With the pressure continuing to rise for the haulage sector, the UK Government are planning to step in and help.
The Road Haulage Association recently announced an estimated 100,000 person shortage for HGV drivers, compared to the 60,000 person shortage pre-COVID. The increasing pressure on existing hauliers to make up for the shortage of drivers has led to much confusion and upset in the industry with the UK Government even announcing an extension in driver hours to help meet the demand. However, many industry professionals found this to be unsafe and lacking regard for driver safety, forcing the government to change their wording on the rule stating the hour ‘must only be used where necessary and must not compromise driver safety.’
With the increase in demand and lack of manpower, there have been nationwide food and water shortages, causing local shop owners to take the wheel and large corporations like Haribo to work with partners across the food and drink industry to address the problem. Due to the ongoing commotion and disruption, the Government have decided to take a step forward. With British Ministers, Grants Shapps, Thérèse Coffey and George Eustice writing an open letter to announce a package of measures to support recruitment and retention in the transport industry.
The letter starts by thanking key road haulage workers for their vital service during the pandemic before turning to the driver shortage issue. The ministers have stated an increase in HGV driver testing. They mentioned the DVSA has increased throughput from 1,150 successful passes a week to 1,500. These are not the only steps being taken to increase driver throughput, the Department for Transport is scheduled to meet and discuss the possibility of allowing potential drivers to take one test to drive both an artic and a rigid, to streamline the HGV license backlog.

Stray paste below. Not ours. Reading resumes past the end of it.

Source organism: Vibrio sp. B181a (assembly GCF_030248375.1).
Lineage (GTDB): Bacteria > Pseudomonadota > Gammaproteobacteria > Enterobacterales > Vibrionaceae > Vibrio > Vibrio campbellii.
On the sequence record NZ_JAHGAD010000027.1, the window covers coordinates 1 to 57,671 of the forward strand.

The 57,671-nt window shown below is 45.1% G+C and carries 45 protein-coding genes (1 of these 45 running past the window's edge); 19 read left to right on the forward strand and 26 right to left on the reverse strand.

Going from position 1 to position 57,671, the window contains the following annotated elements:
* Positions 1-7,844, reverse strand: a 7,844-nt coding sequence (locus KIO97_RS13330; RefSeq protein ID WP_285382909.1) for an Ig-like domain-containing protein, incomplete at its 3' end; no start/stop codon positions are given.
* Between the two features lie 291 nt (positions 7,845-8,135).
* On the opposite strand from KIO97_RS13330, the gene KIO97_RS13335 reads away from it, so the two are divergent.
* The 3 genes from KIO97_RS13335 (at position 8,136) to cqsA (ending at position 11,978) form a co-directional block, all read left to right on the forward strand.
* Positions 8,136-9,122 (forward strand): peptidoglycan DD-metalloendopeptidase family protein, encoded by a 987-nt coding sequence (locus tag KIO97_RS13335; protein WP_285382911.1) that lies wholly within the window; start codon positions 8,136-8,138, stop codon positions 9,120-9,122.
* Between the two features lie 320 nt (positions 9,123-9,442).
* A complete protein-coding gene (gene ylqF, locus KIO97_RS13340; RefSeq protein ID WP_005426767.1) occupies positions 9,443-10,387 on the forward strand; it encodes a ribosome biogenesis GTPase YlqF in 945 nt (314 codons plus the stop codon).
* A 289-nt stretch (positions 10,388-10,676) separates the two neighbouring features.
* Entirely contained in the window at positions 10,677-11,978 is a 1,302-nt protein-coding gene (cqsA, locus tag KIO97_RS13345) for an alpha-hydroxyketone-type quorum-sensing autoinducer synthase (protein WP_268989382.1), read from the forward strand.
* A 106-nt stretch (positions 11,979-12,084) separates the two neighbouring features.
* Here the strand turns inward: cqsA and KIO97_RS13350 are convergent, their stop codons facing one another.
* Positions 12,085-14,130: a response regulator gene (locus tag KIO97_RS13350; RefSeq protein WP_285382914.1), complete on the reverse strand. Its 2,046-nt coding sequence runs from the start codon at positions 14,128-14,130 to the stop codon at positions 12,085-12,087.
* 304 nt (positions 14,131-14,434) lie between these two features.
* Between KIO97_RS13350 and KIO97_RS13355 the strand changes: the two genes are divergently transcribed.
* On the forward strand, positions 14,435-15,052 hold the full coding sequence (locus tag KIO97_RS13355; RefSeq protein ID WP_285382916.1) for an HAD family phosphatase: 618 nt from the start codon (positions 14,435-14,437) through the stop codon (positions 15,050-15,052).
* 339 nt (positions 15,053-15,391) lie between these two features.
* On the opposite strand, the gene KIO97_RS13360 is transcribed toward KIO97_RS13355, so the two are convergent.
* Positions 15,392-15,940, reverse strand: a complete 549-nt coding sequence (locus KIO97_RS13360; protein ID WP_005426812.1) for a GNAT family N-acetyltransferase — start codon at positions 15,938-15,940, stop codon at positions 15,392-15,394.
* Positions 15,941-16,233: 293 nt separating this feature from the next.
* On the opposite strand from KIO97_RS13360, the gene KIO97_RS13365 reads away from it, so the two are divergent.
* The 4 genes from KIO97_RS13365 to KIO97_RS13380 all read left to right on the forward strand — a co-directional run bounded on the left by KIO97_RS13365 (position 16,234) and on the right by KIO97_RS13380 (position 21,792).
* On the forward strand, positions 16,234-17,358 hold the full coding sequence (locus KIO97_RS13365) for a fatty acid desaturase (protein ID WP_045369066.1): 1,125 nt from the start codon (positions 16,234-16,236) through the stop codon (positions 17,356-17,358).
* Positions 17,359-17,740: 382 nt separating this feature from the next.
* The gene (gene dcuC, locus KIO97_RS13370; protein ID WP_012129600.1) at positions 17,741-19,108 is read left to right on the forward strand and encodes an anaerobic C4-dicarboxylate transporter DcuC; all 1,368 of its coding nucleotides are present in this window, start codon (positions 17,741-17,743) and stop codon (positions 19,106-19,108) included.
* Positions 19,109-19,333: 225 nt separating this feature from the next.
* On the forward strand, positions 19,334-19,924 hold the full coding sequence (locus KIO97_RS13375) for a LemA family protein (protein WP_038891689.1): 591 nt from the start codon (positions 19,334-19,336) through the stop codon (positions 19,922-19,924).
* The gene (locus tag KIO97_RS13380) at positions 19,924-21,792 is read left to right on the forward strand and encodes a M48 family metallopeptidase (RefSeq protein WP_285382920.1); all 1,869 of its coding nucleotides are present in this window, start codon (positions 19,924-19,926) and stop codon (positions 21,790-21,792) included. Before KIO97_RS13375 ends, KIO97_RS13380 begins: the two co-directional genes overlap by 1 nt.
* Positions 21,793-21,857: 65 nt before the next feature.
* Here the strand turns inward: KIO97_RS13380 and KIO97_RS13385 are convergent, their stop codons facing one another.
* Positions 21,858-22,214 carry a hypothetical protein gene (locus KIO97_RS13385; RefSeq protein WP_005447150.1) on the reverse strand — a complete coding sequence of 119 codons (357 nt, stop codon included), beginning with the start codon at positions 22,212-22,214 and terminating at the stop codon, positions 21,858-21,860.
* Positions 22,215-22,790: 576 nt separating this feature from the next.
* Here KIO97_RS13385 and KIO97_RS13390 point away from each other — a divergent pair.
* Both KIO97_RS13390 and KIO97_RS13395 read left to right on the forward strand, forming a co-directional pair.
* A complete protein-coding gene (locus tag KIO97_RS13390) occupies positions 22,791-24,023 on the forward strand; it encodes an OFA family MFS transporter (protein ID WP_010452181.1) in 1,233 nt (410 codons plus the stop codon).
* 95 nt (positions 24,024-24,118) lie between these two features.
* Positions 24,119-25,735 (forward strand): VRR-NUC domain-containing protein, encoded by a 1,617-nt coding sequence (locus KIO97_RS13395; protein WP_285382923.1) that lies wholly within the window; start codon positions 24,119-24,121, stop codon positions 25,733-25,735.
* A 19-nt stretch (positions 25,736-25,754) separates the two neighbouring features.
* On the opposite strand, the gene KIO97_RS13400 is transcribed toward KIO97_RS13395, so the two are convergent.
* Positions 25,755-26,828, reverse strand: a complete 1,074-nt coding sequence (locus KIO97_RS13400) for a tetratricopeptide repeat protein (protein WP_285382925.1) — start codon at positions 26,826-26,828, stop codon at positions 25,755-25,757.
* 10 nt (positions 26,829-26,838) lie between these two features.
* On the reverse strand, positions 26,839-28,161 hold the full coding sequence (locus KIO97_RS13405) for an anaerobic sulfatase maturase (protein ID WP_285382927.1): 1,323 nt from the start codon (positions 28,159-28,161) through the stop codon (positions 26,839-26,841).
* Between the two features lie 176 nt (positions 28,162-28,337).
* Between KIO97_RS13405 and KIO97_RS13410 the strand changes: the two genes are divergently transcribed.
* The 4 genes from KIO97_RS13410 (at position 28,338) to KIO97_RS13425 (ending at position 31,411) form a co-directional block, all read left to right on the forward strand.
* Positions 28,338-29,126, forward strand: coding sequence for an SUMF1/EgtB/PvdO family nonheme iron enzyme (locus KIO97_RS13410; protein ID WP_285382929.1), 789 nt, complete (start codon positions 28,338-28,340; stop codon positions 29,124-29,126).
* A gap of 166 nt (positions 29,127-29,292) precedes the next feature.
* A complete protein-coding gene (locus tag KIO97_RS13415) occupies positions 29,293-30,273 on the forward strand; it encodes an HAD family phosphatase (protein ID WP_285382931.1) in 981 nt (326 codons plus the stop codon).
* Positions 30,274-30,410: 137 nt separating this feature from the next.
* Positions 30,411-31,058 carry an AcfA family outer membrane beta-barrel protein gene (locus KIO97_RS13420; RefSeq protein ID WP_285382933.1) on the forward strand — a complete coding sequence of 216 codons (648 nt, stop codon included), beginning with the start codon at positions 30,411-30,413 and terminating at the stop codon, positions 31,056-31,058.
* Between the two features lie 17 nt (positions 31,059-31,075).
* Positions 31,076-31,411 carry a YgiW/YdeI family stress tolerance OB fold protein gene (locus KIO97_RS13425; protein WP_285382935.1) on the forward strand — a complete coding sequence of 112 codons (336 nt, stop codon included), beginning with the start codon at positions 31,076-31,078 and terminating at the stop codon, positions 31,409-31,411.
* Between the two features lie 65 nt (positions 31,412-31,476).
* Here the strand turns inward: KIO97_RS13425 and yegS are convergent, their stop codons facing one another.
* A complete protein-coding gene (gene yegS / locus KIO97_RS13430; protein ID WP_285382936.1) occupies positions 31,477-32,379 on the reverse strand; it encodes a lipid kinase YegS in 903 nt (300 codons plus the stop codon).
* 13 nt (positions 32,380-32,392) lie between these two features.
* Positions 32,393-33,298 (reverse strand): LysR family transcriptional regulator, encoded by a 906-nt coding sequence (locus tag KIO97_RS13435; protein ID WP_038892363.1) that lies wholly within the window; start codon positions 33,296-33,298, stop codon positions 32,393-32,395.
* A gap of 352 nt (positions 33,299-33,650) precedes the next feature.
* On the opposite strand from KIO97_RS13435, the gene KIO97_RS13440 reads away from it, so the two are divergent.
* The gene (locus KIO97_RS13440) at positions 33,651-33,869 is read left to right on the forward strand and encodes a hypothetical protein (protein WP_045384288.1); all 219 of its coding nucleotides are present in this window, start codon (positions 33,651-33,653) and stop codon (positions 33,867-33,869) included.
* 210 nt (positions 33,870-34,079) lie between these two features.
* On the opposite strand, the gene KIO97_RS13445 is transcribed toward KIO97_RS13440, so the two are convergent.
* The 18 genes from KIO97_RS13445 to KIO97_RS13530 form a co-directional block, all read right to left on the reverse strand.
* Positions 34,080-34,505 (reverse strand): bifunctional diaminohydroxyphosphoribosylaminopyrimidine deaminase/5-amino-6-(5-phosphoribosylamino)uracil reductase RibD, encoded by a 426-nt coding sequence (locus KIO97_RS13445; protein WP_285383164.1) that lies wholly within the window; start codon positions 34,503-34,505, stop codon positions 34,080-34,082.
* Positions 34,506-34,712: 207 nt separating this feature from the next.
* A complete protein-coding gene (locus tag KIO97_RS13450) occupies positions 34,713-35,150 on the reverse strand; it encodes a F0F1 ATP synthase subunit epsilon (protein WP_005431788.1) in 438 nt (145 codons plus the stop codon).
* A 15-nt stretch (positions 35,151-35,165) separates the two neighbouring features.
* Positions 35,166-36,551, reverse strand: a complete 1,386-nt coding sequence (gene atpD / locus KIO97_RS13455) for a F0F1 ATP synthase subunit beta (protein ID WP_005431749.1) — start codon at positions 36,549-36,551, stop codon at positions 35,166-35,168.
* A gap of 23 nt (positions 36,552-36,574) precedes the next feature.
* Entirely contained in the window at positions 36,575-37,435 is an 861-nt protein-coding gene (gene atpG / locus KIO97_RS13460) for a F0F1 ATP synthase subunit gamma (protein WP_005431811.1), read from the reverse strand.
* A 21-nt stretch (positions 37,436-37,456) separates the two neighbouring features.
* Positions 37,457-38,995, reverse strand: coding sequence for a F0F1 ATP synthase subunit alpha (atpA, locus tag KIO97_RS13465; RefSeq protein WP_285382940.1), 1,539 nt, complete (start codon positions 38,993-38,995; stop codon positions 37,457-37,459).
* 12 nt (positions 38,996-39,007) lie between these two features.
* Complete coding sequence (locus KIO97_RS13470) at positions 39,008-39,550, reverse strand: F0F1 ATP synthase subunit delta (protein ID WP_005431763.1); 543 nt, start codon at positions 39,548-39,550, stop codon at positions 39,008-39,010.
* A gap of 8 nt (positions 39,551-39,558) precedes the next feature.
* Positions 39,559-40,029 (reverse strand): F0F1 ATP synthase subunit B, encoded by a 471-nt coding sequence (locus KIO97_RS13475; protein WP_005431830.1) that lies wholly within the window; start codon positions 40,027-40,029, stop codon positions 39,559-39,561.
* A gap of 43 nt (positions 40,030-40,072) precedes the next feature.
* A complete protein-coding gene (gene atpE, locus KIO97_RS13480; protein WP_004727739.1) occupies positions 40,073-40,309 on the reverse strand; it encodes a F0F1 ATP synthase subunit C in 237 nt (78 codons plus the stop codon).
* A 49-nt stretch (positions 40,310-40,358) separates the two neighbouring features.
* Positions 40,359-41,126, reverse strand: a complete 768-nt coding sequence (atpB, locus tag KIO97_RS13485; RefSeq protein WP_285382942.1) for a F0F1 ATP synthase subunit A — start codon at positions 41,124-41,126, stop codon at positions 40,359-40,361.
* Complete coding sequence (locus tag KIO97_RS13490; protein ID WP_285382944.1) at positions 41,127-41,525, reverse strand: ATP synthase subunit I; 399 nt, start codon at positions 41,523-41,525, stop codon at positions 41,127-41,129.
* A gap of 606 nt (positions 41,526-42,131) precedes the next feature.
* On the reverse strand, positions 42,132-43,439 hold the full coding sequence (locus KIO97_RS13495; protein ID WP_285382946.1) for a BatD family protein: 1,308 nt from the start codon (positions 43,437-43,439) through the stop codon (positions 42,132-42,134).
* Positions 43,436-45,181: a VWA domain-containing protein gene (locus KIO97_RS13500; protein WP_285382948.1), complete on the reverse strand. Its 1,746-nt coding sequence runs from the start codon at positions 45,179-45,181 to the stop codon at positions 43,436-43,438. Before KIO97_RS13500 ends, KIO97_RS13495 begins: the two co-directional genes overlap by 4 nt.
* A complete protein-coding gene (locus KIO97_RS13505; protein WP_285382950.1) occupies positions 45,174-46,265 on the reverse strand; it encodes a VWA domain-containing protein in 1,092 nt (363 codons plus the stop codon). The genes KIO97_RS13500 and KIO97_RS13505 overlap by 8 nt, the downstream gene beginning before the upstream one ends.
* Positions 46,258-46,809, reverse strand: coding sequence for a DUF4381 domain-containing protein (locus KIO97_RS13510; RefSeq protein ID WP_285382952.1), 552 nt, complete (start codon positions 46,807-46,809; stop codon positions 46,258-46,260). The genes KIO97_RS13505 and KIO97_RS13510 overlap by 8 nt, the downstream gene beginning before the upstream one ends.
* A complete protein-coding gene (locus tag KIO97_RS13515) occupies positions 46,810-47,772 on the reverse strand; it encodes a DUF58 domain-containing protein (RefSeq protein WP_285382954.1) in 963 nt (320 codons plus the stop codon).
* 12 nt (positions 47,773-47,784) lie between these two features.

The Government has also announced plans to improve drivers working conditions by supporting more official parking spaces for trucks and are looking for ways to better lorry parks. They believe these changes are key to “addressing the shortage and encouraging British workers to forge long, successful careers in the sector.” The ministers furthered their recruitment efforts by confirming the funding of C+E apprenticeships will increase to £7,000.
British Transport Secretary, Grant Shapps believes “the Government is here to help [the transport industry]. This set of measures will kickstart that help, easing pressure on the sector as we work together to attract new drivers, improve conditions and ensure the industry’s future is a prosperous one.” What are your thoughts on the Government’s new plans to help hauliers?